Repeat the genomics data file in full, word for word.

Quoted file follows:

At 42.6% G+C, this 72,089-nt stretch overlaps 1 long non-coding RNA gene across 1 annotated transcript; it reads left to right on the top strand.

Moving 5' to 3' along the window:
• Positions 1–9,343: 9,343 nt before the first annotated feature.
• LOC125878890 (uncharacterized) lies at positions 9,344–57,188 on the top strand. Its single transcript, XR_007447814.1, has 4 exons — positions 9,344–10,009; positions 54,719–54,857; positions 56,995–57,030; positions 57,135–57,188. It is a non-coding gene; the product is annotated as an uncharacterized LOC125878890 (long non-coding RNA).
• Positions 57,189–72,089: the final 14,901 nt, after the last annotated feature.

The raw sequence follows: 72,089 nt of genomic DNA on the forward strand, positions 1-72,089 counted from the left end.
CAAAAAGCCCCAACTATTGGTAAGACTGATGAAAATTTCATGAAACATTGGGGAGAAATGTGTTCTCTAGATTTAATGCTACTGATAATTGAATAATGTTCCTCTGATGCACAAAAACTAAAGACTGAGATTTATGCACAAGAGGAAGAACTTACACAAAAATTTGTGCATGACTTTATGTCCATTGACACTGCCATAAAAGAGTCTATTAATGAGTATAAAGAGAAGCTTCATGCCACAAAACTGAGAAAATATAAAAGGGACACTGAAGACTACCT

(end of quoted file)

At 42.6% G+C, this 72,089-nt stretch overlaps 1 long non-coding RNA gene across 1 annotated transcript; it reads left to right on the top strand.

Moving 5' to 3' along the window:
• Positions 1–9,343: 9,343 nt before the first annotated feature.
• LOC125878890 (uncharacterized) lies at positions 9,344–57,188 on the top strand. Its single transcript, XR_007447814.1, has 4 exons — positions 9,344–10,009; positions 54,719–54,857; positions 56,995–57,030; positions 57,135–57,188. It is a non-coding gene; the product is annotated as an uncharacterized LOC125878890 (long non-coding RNA).
• Positions 57,189–72,089: the final 14,901 nt, after the last annotated feature.

The raw sequence follows: 72,089 nt of genomic DNA on the forward strand, positions 1-72,089 counted from the left end.
CAAAAAGCCCCAACTATTGGTAAGACTGATGAAAATTTCATGAAACATTGGGGAGAAATGTGTTCTCTAGATTTAATGCTACTGATAATTGAATAATGTTCCTCTGATGCACAAAAACTAAAGACTGAGATTTATGCACAAGAGGAAGAACTTACACAAAAATTTGTGCATGACTTTATGTCCATTGACACTGCCATAAAAGAGTCTATTAATGAGTATAAAGAGAAGCTTCATGCCACAAAACTGAGAAAATATAAAAGGGACACTGAAGACTACCT